Deception, trust, and credibility: a Gricean exploration

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University of Alabama Libraries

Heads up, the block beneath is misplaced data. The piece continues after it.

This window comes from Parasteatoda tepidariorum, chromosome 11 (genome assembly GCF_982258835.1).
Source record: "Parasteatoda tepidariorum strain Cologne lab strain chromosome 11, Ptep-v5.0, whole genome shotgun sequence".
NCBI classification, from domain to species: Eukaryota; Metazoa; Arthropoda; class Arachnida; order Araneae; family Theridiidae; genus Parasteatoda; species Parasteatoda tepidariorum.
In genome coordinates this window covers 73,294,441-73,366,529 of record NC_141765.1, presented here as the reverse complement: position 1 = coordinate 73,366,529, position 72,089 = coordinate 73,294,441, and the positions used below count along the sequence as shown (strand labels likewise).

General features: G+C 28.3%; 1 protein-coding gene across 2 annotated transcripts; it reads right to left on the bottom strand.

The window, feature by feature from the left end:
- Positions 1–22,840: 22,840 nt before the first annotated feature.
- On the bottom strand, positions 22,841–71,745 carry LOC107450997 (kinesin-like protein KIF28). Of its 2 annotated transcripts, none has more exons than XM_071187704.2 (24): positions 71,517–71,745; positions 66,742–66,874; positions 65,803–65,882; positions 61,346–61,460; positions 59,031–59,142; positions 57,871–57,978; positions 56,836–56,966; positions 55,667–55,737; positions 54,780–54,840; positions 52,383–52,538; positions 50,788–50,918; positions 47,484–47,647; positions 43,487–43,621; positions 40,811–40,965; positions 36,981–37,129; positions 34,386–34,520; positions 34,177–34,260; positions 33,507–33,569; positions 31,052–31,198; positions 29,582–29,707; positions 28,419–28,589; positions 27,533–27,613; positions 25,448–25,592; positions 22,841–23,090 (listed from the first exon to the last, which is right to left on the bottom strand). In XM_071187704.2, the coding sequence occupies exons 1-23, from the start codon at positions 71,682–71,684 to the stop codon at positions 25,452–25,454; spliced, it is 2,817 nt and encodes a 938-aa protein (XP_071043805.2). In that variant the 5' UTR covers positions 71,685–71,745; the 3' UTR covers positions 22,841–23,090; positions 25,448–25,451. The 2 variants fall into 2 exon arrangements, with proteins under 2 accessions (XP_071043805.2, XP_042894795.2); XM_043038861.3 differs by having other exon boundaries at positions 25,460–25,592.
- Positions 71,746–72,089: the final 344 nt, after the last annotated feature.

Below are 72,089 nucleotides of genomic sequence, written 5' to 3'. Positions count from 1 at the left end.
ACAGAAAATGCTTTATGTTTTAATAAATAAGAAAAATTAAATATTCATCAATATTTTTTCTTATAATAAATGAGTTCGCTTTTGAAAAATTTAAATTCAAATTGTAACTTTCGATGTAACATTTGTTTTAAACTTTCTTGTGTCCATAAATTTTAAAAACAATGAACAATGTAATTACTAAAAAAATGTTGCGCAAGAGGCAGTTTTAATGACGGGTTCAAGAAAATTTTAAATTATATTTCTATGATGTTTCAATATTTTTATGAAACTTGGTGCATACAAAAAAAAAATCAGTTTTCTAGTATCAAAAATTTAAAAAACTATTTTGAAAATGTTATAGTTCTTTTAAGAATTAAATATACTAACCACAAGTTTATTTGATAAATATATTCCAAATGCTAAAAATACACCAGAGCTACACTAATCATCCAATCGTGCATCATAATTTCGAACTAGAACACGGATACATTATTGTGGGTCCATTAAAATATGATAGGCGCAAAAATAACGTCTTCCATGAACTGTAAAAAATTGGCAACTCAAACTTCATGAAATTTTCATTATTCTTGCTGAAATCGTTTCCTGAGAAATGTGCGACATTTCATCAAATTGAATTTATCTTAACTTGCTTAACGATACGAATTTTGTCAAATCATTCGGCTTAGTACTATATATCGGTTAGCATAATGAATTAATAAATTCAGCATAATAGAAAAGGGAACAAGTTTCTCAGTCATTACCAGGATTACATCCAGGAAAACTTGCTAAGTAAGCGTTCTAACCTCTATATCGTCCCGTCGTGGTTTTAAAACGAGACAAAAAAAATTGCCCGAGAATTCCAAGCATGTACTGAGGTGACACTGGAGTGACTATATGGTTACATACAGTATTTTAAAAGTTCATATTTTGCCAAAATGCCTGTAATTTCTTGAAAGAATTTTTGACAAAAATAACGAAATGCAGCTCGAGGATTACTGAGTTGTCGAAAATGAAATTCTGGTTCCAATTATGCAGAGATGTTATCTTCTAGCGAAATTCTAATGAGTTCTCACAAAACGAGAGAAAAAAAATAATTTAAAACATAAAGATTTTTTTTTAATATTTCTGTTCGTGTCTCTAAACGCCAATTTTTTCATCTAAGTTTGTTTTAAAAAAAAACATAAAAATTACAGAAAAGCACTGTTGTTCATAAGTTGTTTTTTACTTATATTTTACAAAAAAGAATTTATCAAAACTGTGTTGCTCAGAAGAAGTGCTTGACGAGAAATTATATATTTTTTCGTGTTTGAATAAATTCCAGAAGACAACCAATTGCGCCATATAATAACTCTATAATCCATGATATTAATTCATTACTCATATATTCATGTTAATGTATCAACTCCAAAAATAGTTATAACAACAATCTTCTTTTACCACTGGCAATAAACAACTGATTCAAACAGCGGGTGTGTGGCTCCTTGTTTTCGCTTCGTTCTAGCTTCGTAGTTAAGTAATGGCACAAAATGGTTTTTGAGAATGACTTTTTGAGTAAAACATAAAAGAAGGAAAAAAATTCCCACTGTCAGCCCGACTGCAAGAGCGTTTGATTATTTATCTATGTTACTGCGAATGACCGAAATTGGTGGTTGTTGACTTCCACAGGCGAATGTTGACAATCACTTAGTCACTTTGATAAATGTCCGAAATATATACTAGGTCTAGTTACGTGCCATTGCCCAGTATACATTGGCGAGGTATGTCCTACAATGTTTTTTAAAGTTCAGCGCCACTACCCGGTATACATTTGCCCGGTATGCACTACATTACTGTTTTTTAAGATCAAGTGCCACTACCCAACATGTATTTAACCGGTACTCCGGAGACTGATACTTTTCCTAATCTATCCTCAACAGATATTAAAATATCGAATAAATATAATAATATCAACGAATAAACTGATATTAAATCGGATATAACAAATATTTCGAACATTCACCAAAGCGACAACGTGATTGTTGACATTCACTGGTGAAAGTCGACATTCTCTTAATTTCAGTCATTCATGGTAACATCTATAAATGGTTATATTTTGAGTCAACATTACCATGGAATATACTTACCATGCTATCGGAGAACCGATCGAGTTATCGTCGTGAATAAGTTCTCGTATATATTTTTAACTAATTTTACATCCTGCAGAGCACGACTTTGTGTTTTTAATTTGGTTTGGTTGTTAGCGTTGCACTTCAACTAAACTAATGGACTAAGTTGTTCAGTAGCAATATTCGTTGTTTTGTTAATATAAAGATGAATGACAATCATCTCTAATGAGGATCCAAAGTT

This research lays out the theoretical foundations and rationale for conducting an experimentally designed study to explore the effects of deception on trust in a negotiation context. Grice (1975) claimed all conversation is governed through an implicit rule known as the cooperative principle. The cooperative principle is satisfied when all the expectations of each conversation partner are met. These expectations include the four maxims of conversation: quantity, quality, relation, and manner. McCornack (1992) later included that intentional violation of the maxims of conversation to mislead another is a deceptive act, which is framed as information manipulation theory (IMT). Through operationalizing the concepts of Grice’s maxims under IMT and deceptive communication, this study relied on an experimental design to measure perceptions of trust, message honesty, and message competency after deception had occurred in a context of negotiation. The findings suggest violations of Grice’s maxims will be perceived as dishonest when the ground truth is known. There was a lack of findings in comparing the violations of Grice’s maxims to perceptions of affective trust. This study also found the use of deception within a negotiation can negatively impact the perceived competency of the deceiver. Not only that, but there is a significant correlation between perceived honesty and perceived competency. Implications to further research and practitioners are discussed.

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